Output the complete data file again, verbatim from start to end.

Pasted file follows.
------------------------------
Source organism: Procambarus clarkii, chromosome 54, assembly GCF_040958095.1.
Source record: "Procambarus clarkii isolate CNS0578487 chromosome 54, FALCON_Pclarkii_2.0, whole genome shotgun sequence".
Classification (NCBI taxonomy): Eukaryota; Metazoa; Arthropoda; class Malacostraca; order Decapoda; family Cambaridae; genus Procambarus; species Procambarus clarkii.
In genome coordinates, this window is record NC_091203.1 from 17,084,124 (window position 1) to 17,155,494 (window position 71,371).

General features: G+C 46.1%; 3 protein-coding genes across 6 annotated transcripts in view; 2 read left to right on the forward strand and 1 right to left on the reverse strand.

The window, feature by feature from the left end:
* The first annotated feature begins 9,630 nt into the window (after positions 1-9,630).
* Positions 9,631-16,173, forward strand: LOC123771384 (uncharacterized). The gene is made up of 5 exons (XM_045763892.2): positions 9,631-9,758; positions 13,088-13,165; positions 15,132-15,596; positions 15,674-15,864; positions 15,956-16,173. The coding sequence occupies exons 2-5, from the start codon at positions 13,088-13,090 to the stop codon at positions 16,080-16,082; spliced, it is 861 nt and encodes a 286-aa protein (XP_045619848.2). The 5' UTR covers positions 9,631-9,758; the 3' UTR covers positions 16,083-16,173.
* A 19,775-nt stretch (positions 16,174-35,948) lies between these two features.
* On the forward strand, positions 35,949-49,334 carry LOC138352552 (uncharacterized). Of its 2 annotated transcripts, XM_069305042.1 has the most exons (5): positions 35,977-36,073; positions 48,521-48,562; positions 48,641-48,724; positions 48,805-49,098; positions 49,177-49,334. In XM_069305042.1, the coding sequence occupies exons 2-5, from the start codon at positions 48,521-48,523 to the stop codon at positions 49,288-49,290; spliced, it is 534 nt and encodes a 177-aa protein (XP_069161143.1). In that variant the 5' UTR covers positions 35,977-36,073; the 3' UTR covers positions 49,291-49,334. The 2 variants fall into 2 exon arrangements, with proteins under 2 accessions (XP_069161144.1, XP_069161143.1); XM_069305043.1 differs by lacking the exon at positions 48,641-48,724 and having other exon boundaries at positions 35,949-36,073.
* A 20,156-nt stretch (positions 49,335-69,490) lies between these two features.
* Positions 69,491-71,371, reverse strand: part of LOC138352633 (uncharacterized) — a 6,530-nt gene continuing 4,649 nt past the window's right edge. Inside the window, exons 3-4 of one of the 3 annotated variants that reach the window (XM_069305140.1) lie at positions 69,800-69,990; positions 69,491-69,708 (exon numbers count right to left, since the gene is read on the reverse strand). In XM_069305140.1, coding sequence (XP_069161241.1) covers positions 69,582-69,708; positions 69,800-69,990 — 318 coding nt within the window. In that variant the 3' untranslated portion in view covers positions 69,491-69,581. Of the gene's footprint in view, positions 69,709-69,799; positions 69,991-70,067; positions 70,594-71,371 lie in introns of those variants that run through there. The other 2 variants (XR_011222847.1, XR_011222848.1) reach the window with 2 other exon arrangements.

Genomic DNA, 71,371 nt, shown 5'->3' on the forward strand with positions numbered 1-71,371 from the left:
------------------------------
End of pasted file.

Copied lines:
Source organism: Procambarus clarkii, chromosome 54, assembly GCF_040958095.1.
Source record: "Procambarus clarkii isolate CNS0578487 chromosome 54, FALCON_Pclarkii_2.0, whole genome shotgun sequence".
Classification (NCBI taxonomy): Eukaryota; Metazoa; Arthropoda; class Malacostraca; order Decapoda; family Cambaridae; genus Procambarus; species Procambarus clarkii.
In genome coordinates, this window is record NC_091203.1 from 17,084,124 (window position 1) to 17,155,494 (window position 71,371).

General features: G+C 46.1%; 3 protein-coding genes across 6 annotated transcripts in view; 2 read left to right on the forward strand and 1 right to left on the reverse strand.

The window, feature by feature from the left end:
* The first annotated feature begins 9,630 nt into the window (after positions 1-9,630).
* Positions 9,631-16,173, forward strand: LOC123771384 (uncharacterized). The gene is made up of 5 exons (XM_045763892.2): positions 9,631-9,758; positions 13,088-13,165; positions 15,132-15,596; positions 15,674-15,864; positions 15,956-16,173. The coding sequence occupies exons 2-5, from the start codon at positions 13,088-13,090 to the stop codon at positions 16,080-16,082; spliced, it is 861 nt and encodes a 286-aa protein (XP_045619848.2). The 5' UTR covers positions 9,631-9,758; the 3' UTR covers positions 16,083-16,173.
* A 19,775-nt stretch (positions 16,174-35,948) lies between these two features.
* On the forward strand, positions 35,949-49,334 carry LOC138352552 (uncharacterized). Of its 2 annotated transcripts, XM_069305042.1 has the most exons (5): positions 35,977-36,073; positions 48,521-48,562; positions 48,641-48,724; positions 48,805-49,098; positions 49,177-49,334. In XM_069305042.1, the coding sequence occupies exons 2-5, from the start codon at positions 48,521-48,523 to the stop codon at positions 49,288-49,290; spliced, it is 534 nt and encodes a 177-aa protein (XP_069161143.1). In that variant the 5' UTR covers positions 35,977-36,073; the 3' UTR covers positions 49,291-49,334. The 2 variants fall into 2 exon arrangements, with proteins under 2 accessions (XP_069161144.1, XP_069161143.1); XM_069305043.1 differs by lacking the exon at positions 48,641-48,724 and having other exon boundaries at positions 35,949-36,073.
* A 20,156-nt stretch (positions 49,335-69,490) lies between these two features.
* Positions 69,491-71,371, reverse strand: part of LOC138352633 (uncharacterized) — a 6,530-nt gene continuing 4,649 nt past the window's right edge. Inside the window, exons 3-4 of one of the 3 annotated variants that reach the window (XM_069305140.1) lie at positions 69,800-69,990; positions 69,491-69,708 (exon numbers count right to left, since the gene is read on the reverse strand). In XM_069305140.1, coding sequence (XP_069161241.1) covers positions 69,582-69,708; positions 69,800-69,990 — 318 coding nt within the window. In that variant the 3' untranslated portion in view covers positions 69,491-69,581. Of the gene's footprint in view, positions 69,709-69,799; positions 69,991-70,067; positions 70,594-71,371 lie in introns of those variants that run through there. The other 2 variants (XR_011222847.1, XR_011222848.1) reach the window with 2 other exon arrangements.

Genomic DNA, 71,371 nt, shown 5'->3' on the forward strand with positions numbered 1-71,371 from the left: